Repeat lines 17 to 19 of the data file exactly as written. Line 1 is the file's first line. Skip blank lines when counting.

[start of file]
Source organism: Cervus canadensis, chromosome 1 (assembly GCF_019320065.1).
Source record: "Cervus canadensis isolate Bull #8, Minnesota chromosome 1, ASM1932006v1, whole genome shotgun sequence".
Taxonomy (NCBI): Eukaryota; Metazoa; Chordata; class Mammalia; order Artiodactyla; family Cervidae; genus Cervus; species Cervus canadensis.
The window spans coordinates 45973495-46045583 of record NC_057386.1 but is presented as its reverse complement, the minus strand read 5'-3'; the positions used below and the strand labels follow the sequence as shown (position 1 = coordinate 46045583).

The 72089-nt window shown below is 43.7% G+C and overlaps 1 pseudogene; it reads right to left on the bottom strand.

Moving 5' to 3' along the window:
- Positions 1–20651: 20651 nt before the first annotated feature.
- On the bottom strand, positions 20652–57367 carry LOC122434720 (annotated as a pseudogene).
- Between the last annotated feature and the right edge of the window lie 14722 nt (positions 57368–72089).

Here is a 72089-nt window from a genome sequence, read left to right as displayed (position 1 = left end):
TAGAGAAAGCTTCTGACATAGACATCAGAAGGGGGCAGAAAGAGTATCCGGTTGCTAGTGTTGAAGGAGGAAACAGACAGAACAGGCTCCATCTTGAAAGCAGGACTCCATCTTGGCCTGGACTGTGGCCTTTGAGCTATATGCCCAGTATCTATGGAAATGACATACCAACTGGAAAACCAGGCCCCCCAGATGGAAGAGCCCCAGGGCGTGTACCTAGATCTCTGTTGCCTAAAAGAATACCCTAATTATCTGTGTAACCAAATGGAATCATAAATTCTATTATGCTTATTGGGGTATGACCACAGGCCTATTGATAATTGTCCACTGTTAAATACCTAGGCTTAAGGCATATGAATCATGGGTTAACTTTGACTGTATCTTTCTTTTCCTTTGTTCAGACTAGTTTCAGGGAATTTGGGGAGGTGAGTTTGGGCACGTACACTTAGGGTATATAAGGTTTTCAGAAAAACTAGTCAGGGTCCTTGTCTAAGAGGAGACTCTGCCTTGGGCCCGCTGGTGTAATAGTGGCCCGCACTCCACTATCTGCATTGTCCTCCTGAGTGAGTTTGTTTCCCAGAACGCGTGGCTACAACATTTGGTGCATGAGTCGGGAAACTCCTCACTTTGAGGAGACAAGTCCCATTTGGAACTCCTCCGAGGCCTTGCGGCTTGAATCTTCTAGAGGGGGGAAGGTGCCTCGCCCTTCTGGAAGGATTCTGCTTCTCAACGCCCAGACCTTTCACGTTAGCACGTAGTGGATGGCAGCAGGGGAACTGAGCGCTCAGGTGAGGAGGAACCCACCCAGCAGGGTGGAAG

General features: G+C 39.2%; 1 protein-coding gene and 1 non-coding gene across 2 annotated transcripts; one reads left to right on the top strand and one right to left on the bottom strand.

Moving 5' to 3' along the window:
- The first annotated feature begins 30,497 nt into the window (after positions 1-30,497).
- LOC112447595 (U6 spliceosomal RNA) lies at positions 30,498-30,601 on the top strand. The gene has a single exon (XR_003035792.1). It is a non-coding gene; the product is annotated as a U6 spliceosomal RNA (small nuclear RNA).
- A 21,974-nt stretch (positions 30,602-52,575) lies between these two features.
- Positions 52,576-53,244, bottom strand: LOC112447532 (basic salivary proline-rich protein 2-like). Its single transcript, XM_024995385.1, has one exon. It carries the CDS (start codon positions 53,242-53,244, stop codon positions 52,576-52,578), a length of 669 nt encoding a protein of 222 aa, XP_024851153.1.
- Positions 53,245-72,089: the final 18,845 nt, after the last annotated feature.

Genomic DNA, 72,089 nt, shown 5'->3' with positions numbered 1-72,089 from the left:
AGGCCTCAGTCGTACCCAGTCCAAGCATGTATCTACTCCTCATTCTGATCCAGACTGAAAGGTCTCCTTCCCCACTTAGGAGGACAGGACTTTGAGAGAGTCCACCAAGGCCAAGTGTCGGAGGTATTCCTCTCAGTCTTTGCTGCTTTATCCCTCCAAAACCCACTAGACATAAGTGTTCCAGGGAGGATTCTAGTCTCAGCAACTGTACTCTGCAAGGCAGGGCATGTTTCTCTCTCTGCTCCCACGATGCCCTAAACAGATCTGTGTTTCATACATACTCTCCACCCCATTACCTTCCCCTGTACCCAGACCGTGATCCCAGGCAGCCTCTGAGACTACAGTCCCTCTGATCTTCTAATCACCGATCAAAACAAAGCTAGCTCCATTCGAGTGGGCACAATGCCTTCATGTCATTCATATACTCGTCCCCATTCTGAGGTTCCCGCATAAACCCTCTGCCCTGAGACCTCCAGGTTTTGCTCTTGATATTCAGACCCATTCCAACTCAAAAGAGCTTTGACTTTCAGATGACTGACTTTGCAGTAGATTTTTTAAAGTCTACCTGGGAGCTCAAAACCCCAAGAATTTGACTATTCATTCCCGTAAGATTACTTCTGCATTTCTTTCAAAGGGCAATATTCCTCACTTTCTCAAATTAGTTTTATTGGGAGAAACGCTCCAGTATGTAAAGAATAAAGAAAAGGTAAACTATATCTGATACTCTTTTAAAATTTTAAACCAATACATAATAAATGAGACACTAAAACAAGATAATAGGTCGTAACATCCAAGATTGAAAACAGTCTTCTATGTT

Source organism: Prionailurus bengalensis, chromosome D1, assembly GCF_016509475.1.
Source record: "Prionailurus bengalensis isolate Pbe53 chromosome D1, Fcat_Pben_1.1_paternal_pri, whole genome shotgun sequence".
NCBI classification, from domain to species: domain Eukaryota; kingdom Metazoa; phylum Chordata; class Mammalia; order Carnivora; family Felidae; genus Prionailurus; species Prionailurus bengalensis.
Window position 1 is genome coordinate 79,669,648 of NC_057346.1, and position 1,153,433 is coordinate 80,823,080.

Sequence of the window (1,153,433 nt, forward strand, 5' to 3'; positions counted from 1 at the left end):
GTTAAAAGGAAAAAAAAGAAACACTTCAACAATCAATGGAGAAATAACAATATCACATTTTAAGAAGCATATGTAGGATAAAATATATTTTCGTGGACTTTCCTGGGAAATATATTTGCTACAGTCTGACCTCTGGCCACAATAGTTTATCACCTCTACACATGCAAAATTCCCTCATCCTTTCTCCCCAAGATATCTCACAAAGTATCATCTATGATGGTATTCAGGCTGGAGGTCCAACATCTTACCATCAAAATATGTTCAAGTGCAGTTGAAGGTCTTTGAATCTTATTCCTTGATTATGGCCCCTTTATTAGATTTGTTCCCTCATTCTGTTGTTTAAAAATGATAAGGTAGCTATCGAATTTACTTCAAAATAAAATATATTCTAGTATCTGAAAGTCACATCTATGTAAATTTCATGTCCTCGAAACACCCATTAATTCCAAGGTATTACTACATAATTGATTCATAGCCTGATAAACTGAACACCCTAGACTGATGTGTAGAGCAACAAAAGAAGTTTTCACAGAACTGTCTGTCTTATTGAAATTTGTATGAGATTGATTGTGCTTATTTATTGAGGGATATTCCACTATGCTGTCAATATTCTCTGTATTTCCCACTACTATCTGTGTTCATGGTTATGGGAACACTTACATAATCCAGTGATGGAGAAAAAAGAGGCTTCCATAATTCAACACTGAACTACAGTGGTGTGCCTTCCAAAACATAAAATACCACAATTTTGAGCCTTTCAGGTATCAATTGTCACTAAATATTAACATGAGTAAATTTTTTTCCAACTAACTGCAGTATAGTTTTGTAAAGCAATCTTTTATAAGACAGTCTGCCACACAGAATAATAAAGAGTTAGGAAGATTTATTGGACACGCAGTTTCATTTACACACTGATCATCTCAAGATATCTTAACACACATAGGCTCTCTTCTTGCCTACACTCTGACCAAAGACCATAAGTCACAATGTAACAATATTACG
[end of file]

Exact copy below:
- Positions 52,576-53,244, bottom strand: LOC112447532 (basic salivary proline-rich protein 2-like). Its single transcript, XM_024995385.1, has one exon. It carries the CDS (start codon positions 53,242-53,244, stop codon positions 52,576-52,578), a length of 669 nt encoding a protein of 222 aa, XP_024851153.1.
- Positions 53,245-72,089: the final 18,845 nt, after the last annotated feature.

Genomic DNA, 72,089 nt, shown 5'->3' with positions numbered 1-72,089 from the left: